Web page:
Weather Events  

An ongoing reverence to the weather events that shape the daily lives of folks that live in Northeastern North Carolina.

Governor Pat McCrory briefed citizens from the State Emergency Operations Center Wednesday morning on the response to last night's snowfall across the state.
I would like everyone to think about what our First Responders have been through in the last 96 hours.
The immediate news is not so good. A Flood Watch basically indicates conditions are at a point that flooding could begin with the next heavy shower that comes into Beaufort County.
Weather at a glance for today and Saturday through Sunday: Hot (80 to 90 degrees); Humid (70% to 90%); Precipitation (Often); Amount (Varying 2 -3 inches).
Let's keep this simple! Tomorrow afternoon and evening (between 3:00pm through 11:00pm) severe thunderstorms, with damaging straight line winds in excess of 60mph, hail, torrential rain and large quantities of cloud to ground lightning are possible anywhere in Beaufort County.
Streets have standing water in all the normal places following a heavy early morning rainfall so please allow for delays in employees arriving for work this morning.
We just concluded a conversation with the NWS and we seem in agreement with the current NWS and NHC forecast models.
This is going to be primarily a rain and wind event which will progress quickly across Beaufort County starting Friday morning and Gone by Midnight Friday night.
We are under a Tropical Storm Warning at the present time. Do not overreact, but be aware it is going to be wet and windy later this afternoon and tomorrow.
Hatteras Island is not accessible due to multiple areas of overwash on Hwy 12 north of Rodanthe from Hurricane Irene.
Earlier I posted the projected path of Hurricane Irene, and openly prayed that the monstrous storm would pass farther east. It did not.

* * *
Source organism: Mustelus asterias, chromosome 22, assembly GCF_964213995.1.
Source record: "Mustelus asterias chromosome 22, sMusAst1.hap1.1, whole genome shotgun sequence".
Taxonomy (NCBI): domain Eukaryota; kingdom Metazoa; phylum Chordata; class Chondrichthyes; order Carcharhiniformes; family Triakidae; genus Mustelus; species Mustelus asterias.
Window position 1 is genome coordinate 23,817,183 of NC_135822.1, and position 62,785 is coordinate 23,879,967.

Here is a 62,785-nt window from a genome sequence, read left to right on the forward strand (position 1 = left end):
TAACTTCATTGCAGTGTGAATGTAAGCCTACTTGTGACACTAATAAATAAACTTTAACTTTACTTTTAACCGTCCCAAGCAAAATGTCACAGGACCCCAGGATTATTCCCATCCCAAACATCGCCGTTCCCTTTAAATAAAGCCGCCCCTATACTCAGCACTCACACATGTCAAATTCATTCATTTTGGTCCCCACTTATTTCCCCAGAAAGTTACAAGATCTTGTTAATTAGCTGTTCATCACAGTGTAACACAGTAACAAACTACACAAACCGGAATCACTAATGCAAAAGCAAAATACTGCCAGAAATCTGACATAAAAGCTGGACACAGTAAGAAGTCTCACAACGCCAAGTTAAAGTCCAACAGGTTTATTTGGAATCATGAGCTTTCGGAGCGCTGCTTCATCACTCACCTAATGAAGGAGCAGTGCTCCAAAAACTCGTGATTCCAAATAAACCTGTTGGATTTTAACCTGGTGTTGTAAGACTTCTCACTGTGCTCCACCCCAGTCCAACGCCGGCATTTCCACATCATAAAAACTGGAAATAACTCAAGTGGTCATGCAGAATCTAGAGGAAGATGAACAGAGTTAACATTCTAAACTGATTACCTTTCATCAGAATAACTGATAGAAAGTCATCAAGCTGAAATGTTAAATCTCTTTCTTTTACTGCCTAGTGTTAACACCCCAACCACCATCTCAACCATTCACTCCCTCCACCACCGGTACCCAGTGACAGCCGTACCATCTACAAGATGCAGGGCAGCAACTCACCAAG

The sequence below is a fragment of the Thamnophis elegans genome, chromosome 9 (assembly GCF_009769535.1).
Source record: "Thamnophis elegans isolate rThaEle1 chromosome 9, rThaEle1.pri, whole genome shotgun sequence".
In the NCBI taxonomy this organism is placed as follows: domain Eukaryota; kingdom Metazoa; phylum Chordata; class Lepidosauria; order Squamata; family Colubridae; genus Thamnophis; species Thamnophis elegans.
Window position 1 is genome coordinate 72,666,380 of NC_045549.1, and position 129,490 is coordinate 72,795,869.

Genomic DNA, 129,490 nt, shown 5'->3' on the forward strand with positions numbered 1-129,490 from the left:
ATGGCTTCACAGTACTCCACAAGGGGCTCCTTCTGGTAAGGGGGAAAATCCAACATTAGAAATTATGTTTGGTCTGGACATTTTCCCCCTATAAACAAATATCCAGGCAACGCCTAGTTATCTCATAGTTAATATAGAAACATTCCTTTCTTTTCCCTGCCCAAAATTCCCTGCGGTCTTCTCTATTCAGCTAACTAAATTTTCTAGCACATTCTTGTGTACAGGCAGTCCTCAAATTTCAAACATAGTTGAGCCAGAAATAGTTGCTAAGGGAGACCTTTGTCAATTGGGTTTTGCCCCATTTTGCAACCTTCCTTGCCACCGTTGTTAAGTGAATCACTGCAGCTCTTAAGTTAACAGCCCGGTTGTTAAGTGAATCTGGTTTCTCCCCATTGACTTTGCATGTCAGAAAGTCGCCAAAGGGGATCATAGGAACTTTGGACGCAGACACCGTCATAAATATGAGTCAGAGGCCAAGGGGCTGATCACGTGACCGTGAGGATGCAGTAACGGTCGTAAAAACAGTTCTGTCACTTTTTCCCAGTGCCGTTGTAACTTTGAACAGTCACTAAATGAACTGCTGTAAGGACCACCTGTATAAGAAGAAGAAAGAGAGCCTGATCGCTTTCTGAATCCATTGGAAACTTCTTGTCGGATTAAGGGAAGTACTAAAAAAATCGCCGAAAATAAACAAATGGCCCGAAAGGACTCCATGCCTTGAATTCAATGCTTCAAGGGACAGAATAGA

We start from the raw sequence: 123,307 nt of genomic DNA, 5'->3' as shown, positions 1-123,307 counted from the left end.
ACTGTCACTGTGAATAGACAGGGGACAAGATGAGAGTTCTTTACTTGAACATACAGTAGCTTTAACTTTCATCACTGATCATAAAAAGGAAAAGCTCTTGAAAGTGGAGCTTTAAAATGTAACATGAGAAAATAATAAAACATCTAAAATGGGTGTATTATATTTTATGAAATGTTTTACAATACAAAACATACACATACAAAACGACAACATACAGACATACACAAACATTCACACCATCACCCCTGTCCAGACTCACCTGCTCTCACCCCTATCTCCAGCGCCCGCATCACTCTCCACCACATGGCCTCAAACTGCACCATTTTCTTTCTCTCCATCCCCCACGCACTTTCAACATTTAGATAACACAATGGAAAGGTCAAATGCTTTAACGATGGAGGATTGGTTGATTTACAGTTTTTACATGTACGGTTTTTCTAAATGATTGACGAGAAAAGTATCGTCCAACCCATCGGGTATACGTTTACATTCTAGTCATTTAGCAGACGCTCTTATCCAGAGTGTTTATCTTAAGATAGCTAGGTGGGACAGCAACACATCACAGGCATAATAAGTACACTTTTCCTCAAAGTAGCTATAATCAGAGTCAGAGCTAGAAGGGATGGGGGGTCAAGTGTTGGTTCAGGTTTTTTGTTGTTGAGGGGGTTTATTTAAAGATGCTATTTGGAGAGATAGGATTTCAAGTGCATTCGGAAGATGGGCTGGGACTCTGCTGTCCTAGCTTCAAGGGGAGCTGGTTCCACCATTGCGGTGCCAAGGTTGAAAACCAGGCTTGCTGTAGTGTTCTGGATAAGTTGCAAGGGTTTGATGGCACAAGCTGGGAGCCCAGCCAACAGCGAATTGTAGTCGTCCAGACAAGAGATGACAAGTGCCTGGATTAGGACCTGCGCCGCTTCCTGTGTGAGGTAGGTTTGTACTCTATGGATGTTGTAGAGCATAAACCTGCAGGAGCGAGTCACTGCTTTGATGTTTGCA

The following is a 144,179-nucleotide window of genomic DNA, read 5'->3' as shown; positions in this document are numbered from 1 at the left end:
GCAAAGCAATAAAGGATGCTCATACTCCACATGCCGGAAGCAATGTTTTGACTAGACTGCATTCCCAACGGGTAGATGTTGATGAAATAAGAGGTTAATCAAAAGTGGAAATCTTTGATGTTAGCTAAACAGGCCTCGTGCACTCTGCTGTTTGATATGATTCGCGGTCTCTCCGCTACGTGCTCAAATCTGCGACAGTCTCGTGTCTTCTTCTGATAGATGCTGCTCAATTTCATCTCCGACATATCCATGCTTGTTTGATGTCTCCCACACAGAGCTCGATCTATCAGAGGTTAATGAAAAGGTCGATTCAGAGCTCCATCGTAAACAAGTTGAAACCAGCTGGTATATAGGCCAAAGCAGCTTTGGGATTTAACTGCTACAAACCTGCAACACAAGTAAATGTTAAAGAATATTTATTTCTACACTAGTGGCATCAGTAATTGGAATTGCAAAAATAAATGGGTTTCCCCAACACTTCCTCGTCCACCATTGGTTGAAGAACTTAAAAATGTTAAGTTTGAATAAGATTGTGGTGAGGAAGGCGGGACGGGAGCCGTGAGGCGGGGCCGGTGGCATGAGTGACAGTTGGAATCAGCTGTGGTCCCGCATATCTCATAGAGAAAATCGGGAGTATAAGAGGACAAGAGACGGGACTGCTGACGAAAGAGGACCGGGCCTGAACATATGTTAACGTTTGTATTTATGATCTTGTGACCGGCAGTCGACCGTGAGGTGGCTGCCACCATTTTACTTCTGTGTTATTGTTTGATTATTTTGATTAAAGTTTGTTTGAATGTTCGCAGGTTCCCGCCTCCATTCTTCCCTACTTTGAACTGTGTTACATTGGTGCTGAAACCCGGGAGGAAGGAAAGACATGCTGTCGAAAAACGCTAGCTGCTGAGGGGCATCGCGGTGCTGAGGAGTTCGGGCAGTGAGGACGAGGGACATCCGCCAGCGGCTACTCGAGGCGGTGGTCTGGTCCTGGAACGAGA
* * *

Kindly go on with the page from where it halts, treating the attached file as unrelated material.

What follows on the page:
What may be the worst hurricane in the last 56 years (since Hurricane Hazel in 1954) has released its horrendous grip on the county I call home - Beaufort.
Hurricane Irene's eye wall, as per the latest projected model at 11:00 p.m., as exhibited below, will pass near the western shore of the Pamlico Sound.
Beaufort County will open shelters to house folks evacuating from low lying areas due to the imminent impact of Hurricane Irene.
This could be good news for the Beaufort County / Pitt County / Craven County region. Only hours earlier the storm's track would have put the eye passing just east of Belhaven in eastern Beaufort County, North Carolina .
On August 26, 2011, in the morning just hours before the landfall of Hurricane Irene, the City of Washington declared a State of Emergency to dovetail with Beaufort County's initial countywide State of Emergency.
Beaufort County is under a declared State of Emergency due to the imminent approach of Hurricane Irene.
Another wildfire sparked by lightening, on June 19, 2011, has affected North Carolina. The wildfire in Pender County's Holly Shelter Gamelands, Juniper Road and County Line Road, and 8 miles North of Topsail is continuing to burn out of control.
Containment of the fire has been slowly increasing, although it still holds a potential threat of growing, yet again. In little over a month, the Pains Bay fire has gone from 80% contained and having effected 25,678 acres to now being 95% contained and has almost doubled.
It's that time of year again for North Carolina, hurricane season. The time of the year when tropical cyclones form in the Atlantic Ocean is from June to November peaking in early September.
The storm system responsible for causing more than 150 reported tornadoes and at least 280 deaths across Mississippi, Tennessee, Alabama and Georgia will pass through Beaufort County this afternoon.
The light snow accumulated most prodigiously on the long limbs and the shorter boughs all about my reporting station in Mac'swood.
A rare Christmas season snow began blanketing eastern North Carolina early this morning around 3:00 am, December 26, 2010, at this reporting station just north of Washington, North Carolina.
Rainfall amounts rivaling those posted during Hurricane Floyd in 1999 are being accumulated across Beaufort County and its neighboring counties.
In the wee hours of the morning, we received a communication from Beaufort County Manager, Paul Spruill lifting the State of Emergency.
The first ice storm in many years in eastern North Carolina leaves Beaufort County iced over and in the clutches of a cold front that sent a shudder through the collective populace.

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